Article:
loopback-connector-postgresql

    5.4.0 • Public • Published

    loopback-connector-postgresql

    PostgreSQL, is a popular open-source object-relational database. The loopback-connector-postgresql module is the PostgreSQL connector for the LoopBack framework.

    The PostgreSQL connector supports both LoopBack 3 and LoopBack 4. For more information, see LoopBack 4 documentation, LoopBack 3 documentation and Module Long Term Support Policy below.

    NOTE: The PostgreSQL connector requires PostgreSQL 8.x or 9.x.

    Installation

    In your application root directory, enter this command to install the connector:

    $ npm install loopback-connector-postgresql --save

    This installs the module from npm and adds it as a dependency to the application's package.json file.

    If you create a PostgreSQL data source using the data source generator as described below, you don't have to do this, since the generator will run npm install for you.

    Creating a data source

    For LoopBack 4 users, use the LoopBack 4 Command-line interface to generate a DataSource with PostgreSQL connector to your LB4 application. Run lb4 datasource, it will prompt for configurations such as host, post, etc. that are required to connect to a PostgreSQL database.

    After setting it up, the configuration can be found under src/datasources/<DataSourceName>.datasource.ts, which would look like this:

    const config = {
      name: 'db',
      connector: 'postgresql',
      url: '',
      host:'localhost',
      port: 5432,
      user: 'user',
      password: 'pass',
      database: 'testdb',
    };
    For LoopBack 3 users

    Use the Data source generator to add a PostgreSQL data source to your application. The generator will prompt for the database server hostname, port, and other settings required to connect to a PostgreSQL database. It will also run the npm install command above for you.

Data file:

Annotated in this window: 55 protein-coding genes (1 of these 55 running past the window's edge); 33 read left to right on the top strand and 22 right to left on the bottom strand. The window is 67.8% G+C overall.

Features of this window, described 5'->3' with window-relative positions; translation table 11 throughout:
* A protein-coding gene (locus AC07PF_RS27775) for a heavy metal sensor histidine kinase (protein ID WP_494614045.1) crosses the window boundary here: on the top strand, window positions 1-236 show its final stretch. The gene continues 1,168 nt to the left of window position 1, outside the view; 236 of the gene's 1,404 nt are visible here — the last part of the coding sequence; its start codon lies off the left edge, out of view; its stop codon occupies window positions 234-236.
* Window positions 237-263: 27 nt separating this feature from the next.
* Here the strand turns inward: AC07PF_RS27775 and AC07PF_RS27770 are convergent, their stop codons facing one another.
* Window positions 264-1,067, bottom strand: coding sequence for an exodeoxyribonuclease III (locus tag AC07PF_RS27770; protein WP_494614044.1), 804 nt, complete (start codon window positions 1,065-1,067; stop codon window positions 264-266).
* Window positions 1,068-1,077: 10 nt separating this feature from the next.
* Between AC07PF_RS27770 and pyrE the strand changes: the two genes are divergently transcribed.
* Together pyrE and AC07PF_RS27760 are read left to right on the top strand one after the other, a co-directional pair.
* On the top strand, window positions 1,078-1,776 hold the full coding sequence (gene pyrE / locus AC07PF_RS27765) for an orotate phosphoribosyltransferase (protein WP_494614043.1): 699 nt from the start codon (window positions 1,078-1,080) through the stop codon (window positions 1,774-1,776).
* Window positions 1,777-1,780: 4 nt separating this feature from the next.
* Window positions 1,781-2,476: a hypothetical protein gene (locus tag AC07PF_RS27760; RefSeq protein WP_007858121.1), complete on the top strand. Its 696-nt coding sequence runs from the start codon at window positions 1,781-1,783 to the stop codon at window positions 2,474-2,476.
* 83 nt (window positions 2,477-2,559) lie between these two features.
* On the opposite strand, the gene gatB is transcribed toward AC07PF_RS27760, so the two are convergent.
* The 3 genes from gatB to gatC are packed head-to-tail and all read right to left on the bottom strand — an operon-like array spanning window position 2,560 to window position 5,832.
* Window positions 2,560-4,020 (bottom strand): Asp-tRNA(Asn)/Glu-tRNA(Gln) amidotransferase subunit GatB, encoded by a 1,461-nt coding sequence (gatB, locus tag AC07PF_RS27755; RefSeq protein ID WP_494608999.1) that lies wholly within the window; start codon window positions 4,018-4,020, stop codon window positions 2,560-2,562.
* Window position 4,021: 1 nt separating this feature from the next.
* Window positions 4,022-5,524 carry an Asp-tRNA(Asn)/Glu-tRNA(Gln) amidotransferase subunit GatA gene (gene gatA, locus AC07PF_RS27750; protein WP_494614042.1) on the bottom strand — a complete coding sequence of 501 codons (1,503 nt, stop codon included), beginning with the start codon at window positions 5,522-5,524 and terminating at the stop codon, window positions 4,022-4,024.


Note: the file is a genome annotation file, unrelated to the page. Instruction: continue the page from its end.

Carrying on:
The entry in the application's /server/datasources.json will look like this:

    {% include code-caption.html content="/server/datasources.json" %}

    "mydb": {
      "name": "mydb",
      "connector": "postgresql"
      "host": "mydbhost",
      "port": 5432,
      "url": "postgres://admin:admin@mydbhost:5432/db1?ssl=false",
      "database": "db1",
      "password": "admin",
      "user": "admin",
      "ssl": false
    }

    Edit datasources.json to add other properties that enable you to connect the data source to a PostgreSQL database.

    Connection Pool Settings

    You can also specify connection pool settings in <DataSourceName>.datasource.ts ( or datasources.json for LB3 users). For instance you can specify the minimum and the maximum pool size, and the maximum pool client's idle time before closing the client.

    Example of db.datasource.ts:

    const config = {
      name: 'db',
      connector: 'postgresql',
      url: '',
      host: 'localhost',
      port: 5432,
      user: 'user',
      password: 'pass',
      database: 'testdb',
      min: 5,
      max: 200,
      idleTimeoutMillis: 60000,
      ssl: false
    };

    Check out node-pg-pool and node postgres pooling example for more information.

    Configuration options

    Property Type Description
    connector String Connector name, either "loopback-connector-postgresql" or "postgresql"
    database String Database name
    debug Boolean If true, turn on verbose mode to debug database queries and lifecycle.
    host String Database host name
    password String Password to connect to database
    port Number Database TCP port
    url String Use instead of thehost,port,user,password, anddatabaseproperties. For example:'postgres://test:mypassword@localhost:5432/dev'.
    username String Username to connect to database
    min Integer Minimum number of clients in the connection pool
    max Integer Maximum number of clients in the connection pool
    idleTimeoutMillis Integer Maximum time a client in the pool has to stay idle before closing it
    ssl Boolean Whether to try SSL/TLS to connect to server
    defaultIdSort Boolean/String Set to false to disable default sorting on id column(s). Set to numericIdOnly to only apply to IDs with a number type id.
    allowExtendedOperators Boolean Set to true to enable PostgreSQL-specific operators such as contains. Learn more in Extended operators below.